PHOTOS BY CINDY ELLEN RUSSELL / CRUSSELL@STARBULLETIN.COM
Anita Pelep walked along Farrington Highway in Nanakuli yesterday as part of a 10-day, 130-mile walk around the island to raise awareness and funds for the homeless in Hawaii.
Walk steps up homeless aid
A group is sponsoring a 10-day charity event around Oahu to raise funds and awareness
Homeless Mack Stahl kicked off his sandals yesterday and reclined his slender 6-foot-4-inch frame on a shaded platform at St. Rita Catholic Church in Nanakuli.
The 72-year-old drank a chilled juice after finishing day eight of a 10-day walk around Oahu to raise awareness of homelessness.
"I just like walking," said Stahl, whose long white hair and beard give him the look of a guru. He is doing the entire walk in sandals. "I walk anyway."
Stahl, who has done the walk twice already, was one of about 10 walkers who finished a 13-mile leg from Yokohama Bay to Nanakuli. The walk is the third annual "Walk the Talk" event sponsored by the nonprofit group Hawaii Helping the Hungry Have Hope (H-5).
Besides the walk, H-5 is showing off its mobile homeless shelter, with new red paint, and its project name on the side: "Evan's Project." The name Evan is an amalgamation of the words "evening" and "angel" since the mobile shelter -- a bus -- only parks overnight, said Utu Langi, H-5 director.
The interior is decorated with an island theme: Tan sheets line the beds and there are curtains for privacy. Miniature surfboards carry clothes hangers on the headboards.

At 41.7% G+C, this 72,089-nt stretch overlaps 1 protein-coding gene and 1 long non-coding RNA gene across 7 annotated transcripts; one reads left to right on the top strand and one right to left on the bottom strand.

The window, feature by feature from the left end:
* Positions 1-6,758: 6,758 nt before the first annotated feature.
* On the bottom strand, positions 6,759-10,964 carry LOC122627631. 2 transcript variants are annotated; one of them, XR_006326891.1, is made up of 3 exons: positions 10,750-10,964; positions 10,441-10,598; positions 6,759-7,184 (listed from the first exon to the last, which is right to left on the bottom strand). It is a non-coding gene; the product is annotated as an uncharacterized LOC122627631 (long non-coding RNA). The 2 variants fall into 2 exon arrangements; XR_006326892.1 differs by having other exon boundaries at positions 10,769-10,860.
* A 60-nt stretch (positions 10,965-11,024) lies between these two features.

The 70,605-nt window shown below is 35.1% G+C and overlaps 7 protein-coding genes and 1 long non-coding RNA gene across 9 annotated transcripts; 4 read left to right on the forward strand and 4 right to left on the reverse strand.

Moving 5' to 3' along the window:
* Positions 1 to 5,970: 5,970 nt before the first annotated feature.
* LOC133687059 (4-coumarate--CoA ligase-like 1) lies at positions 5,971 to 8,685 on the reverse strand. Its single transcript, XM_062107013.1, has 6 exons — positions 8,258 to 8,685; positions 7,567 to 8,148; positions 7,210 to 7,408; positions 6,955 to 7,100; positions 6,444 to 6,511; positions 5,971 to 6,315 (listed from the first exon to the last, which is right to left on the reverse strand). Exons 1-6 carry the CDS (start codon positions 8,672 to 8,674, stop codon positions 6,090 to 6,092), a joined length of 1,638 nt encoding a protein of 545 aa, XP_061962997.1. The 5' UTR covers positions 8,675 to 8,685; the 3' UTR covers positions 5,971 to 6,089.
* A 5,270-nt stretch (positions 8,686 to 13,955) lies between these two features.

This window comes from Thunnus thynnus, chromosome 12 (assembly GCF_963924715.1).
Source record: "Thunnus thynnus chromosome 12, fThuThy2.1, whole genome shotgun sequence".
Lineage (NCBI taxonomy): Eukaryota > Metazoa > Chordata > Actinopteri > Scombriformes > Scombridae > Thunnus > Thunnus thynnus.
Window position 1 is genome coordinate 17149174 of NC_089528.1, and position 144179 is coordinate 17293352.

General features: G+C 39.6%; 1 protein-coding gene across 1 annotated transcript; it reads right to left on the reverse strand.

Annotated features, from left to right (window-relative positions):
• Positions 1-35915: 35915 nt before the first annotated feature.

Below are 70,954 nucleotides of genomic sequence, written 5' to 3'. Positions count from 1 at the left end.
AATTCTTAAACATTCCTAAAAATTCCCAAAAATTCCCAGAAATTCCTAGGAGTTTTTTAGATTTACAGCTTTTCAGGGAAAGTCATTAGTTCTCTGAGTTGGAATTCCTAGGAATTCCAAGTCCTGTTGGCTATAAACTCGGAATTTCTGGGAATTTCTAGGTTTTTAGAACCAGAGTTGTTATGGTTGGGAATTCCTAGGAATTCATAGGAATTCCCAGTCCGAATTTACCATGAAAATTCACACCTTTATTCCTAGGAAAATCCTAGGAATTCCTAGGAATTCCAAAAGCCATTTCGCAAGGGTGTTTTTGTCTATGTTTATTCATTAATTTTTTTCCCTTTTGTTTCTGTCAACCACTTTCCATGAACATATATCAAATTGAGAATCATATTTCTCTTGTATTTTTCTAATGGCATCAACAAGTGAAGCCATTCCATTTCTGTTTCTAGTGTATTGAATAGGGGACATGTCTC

The walkers staying in the bus said the eight beds are comfortable.
Curtis Kropar, event chairman, said he wants to see more support for the walk through walkers and donations. Yesterday the group had raised $14,826.
Dallas Carter, campus minister of St. Joseph's School in Waipahu, encouraged his students to join the walk. On Sunday, 47 students about age 12 from his school walked three miles of the Haleiwa leg.
"People stopped and asked what it was," Carter said. "We got the community aware. ... Hopefully this continues to grow."
About six walkers are committed to completing the entire journey, up from three last year. Walkers wear red shirts with the slogan "Walk the Talk" across the front.
Langi said a majority of the event walkers this year are homeless, giving them a chance to get away from their shelters.
Eugene Cuba, a resident at the Next Step shelter in Kakaako, is doing the walk for the first time.
He walks because "the (homeless) problem has to be addressed right now. If not, it's going to get worse."
He appeared to have pulled a leg muscle yesterday.
Cuba stood barefoot on St. Rita's pavement with a wrap around his left calf. Despite the injury, he plans to finish the walk, saying he will crawl if he must.
The walk continues to Waipahu today and finishes at the Capitol tomorrow. There, walkers will join a vigil sponsored by Partners in Care to commemorate Homeless Awareness Week.